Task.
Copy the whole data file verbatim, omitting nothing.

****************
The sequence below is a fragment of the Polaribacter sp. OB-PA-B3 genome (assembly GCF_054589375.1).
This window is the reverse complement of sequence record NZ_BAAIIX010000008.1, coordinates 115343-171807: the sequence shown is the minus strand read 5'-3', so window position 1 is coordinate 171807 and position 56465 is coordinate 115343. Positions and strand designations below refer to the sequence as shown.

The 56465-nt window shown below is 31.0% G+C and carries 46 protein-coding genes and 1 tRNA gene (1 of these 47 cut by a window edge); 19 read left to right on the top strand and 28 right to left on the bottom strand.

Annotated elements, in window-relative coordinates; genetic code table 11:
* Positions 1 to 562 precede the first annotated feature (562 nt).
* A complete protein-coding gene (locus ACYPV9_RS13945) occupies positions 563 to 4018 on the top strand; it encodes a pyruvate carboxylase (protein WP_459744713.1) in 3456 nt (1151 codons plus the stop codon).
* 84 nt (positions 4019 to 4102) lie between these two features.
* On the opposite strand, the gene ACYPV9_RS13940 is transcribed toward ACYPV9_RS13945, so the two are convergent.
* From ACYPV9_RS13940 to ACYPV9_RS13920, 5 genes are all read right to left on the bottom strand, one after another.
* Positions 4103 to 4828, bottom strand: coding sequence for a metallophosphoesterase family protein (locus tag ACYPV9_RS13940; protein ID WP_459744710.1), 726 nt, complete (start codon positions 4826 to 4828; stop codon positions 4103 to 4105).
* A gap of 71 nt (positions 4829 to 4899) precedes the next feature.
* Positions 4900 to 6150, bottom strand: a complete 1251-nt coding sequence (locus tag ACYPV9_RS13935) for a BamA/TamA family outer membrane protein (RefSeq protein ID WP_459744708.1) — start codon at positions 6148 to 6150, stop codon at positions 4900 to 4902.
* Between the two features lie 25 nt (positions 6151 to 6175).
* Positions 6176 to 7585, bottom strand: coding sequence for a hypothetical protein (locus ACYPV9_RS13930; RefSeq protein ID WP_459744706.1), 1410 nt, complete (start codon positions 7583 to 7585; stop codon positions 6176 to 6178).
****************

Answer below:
The sequence below is a fragment of the Polaribacter sp. OB-PA-B3 genome (assembly GCF_054589375.1).
This window is the reverse complement of sequence record NZ_BAAIIX010000008.1, coordinates 115343-171807: the sequence shown is the minus strand read 5'-3', so window position 1 is coordinate 171807 and position 56465 is coordinate 115343. Positions and strand designations below refer to the sequence as shown.

The 56465-nt window shown below is 31.0% G+C and carries 46 protein-coding genes and 1 tRNA gene (1 of these 47 cut by a window edge); 19 read left to right on the top strand and 28 right to left on the bottom strand.

Annotated elements, in window-relative coordinates; genetic code table 11:
* Positions 1 to 562 precede the first annotated feature (562 nt).
* A complete protein-coding gene (locus ACYPV9_RS13945) occupies positions 563 to 4018 on the top strand; it encodes a pyruvate carboxylase (protein WP_459744713.1) in 3456 nt (1151 codons plus the stop codon).
* 84 nt (positions 4019 to 4102) lie between these two features.
* On the opposite strand, the gene ACYPV9_RS13940 is transcribed toward ACYPV9_RS13945, so the two are convergent.
* From ACYPV9_RS13940 to ACYPV9_RS13920, 5 genes are all read right to left on the bottom strand, one after another.
* Positions 4103 to 4828, bottom strand: coding sequence for a metallophosphoesterase family protein (locus tag ACYPV9_RS13940; protein ID WP_459744710.1), 726 nt, complete (start codon positions 4826 to 4828; stop codon positions 4103 to 4105).
* A gap of 71 nt (positions 4829 to 4899) precedes the next feature.
* Positions 4900 to 6150, bottom strand: a complete 1251-nt coding sequence (locus tag ACYPV9_RS13935) for a BamA/TamA family outer membrane protein (RefSeq protein ID WP_459744708.1) — start codon at positions 6148 to 6150, stop codon at positions 4900 to 4902.
* Between the two features lie 25 nt (positions 6151 to 6175).
* Positions 6176 to 7585, bottom strand: coding sequence for a hypothetical protein (locus ACYPV9_RS13930; RefSeq protein ID WP_459744706.1), 1410 nt, complete (start codon positions 7583 to 7585; stop codon positions 6176 to 6178).